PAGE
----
Presenters: Steven A. Wernke (Vanderbilt University), Julie A. Adams (Vanderbilt University), Eli Hooten (Vanderbilt University), Gabriela Oré (Vanderbilt University), Carla Hernández (Vanderbilt University), Aurelio Rodríguez (Independent Scholar), and Giancarlo Marcone (Proyecto Qhapaq Ñan, Ministry of Culture of Peru)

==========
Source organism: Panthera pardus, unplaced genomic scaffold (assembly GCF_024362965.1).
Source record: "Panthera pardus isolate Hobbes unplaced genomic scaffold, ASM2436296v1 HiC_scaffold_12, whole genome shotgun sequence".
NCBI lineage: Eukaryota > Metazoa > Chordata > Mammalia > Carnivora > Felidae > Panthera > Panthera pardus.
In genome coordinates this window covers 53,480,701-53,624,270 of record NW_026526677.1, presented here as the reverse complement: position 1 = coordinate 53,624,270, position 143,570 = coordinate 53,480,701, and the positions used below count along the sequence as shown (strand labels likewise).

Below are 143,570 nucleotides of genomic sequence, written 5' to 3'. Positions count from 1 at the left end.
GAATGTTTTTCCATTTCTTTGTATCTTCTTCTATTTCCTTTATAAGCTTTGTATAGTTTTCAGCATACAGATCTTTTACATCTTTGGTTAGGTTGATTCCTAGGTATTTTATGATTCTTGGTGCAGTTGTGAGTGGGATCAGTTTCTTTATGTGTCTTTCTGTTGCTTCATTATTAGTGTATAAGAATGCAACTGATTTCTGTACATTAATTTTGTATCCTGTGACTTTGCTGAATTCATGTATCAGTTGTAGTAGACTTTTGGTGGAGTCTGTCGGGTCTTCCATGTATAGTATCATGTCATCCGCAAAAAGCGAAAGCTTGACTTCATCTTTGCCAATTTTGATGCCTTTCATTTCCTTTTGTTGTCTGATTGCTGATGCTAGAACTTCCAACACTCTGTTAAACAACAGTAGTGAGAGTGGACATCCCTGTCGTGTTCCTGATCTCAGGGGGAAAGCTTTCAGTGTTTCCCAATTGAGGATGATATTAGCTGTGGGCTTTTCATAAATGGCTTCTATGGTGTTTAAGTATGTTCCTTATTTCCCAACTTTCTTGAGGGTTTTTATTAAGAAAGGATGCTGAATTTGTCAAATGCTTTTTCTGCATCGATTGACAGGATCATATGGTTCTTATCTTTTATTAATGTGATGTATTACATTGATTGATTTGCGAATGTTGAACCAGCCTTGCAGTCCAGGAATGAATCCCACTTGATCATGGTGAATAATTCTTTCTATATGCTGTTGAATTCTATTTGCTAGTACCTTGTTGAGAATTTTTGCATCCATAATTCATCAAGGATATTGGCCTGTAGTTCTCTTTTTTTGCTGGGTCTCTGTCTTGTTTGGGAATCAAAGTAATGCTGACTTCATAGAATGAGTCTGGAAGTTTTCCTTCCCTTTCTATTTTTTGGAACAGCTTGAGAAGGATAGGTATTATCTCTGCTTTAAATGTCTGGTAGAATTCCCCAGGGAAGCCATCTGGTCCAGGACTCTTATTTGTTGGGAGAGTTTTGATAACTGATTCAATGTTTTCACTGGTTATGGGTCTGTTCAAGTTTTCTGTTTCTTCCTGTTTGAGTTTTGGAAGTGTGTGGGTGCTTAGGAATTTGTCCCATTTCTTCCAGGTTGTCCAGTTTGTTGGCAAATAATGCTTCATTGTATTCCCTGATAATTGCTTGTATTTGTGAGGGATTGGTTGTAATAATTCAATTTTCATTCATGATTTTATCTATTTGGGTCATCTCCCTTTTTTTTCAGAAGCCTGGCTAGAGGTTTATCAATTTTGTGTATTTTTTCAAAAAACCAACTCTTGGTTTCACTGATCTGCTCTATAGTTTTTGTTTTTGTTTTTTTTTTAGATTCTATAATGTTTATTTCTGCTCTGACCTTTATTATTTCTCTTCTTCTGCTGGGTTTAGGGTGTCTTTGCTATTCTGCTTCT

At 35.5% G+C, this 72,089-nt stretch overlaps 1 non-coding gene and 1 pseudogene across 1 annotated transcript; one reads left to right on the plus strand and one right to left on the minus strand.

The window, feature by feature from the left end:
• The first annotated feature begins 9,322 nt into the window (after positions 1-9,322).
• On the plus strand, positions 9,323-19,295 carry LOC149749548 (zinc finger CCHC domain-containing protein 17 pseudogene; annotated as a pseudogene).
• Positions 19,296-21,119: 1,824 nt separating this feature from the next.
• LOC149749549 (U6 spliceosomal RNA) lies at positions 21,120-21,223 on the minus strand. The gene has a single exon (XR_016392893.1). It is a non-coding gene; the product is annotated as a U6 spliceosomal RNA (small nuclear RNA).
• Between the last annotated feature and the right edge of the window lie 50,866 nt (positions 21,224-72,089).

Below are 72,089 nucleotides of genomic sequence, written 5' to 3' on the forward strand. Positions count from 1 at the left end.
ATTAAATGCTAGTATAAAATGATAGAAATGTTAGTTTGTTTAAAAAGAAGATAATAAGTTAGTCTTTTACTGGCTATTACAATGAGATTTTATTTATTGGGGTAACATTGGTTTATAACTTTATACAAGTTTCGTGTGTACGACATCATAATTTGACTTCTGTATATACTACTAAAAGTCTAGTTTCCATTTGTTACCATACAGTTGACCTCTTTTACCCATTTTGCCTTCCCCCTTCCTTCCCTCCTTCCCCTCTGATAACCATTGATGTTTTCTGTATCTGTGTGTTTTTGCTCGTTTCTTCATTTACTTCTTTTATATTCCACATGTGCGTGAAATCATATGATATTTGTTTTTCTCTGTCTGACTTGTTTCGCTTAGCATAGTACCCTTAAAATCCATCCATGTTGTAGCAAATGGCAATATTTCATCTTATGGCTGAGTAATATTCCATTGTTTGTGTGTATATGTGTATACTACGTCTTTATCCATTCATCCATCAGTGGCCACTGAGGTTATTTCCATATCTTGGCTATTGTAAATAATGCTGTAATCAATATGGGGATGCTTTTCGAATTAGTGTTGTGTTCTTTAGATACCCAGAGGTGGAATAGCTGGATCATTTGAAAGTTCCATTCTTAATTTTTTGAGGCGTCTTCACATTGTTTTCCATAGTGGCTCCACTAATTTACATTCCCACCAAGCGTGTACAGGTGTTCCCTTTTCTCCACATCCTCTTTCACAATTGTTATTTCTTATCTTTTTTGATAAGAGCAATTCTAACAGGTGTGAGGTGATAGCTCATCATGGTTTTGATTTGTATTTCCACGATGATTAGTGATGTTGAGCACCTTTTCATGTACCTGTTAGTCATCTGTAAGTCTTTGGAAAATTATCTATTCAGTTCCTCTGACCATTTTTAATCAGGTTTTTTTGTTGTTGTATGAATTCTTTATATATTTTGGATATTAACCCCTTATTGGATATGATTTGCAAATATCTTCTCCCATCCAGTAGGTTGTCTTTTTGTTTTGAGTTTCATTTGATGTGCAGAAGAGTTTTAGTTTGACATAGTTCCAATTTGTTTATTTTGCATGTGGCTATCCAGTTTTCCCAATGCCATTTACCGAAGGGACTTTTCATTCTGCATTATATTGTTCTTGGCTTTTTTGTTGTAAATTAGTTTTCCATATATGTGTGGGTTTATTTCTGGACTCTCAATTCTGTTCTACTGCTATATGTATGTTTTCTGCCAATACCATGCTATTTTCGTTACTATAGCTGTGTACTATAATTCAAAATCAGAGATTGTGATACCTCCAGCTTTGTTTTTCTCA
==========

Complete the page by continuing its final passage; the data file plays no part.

With the rapid development of UAVs (“drones”), photogrammetry, and mobile GIS, archaeology is at the cusp of major transformations in the basic methodologies for recording spatial and observational data at virtually all scales of analysis. We present a system for rapid low-altitude aerial survey and feature documentation using UAVs and lighter than air platforms, coupled with mobile GIS for intensive site survey. Starting at sea level and stepping up the vertical landscape of the Andes, we document sections of a major transverse Inka highway between the coast and highlands, documenting the road, its surrounding cultural landscape, and imperial logistical nodes. The data collection and processing production chain used to produce raster- and vector-based representations of archaeological settlements, features, and landscapes is presented. We document features made of waddle and daub (coast), adobe (coast and mid-elevation), and stone (highlands) in distinct terrain and ecological contexts. Subjects of analysis include imperial installations, settlements, and sections of the royal Inka highway and its environs. We discuss appropriate UAV designs and specifications for different environmental contexts and archaeological subjects. Secondly, we present a paperless, mobile GIS system for attribute registry, including architectural survey, intensive surface collections, and lichenometric dating. Together, high-resolution photogrammetry and mobile GIS provide richer, faster, and more cost effective data registry than traditional methods. We envision a near future in which UAVs and other low altitude platforms will become a commonplace means of extending the observational capabilities of research archaeologists and caretakers of archaeological patrimony.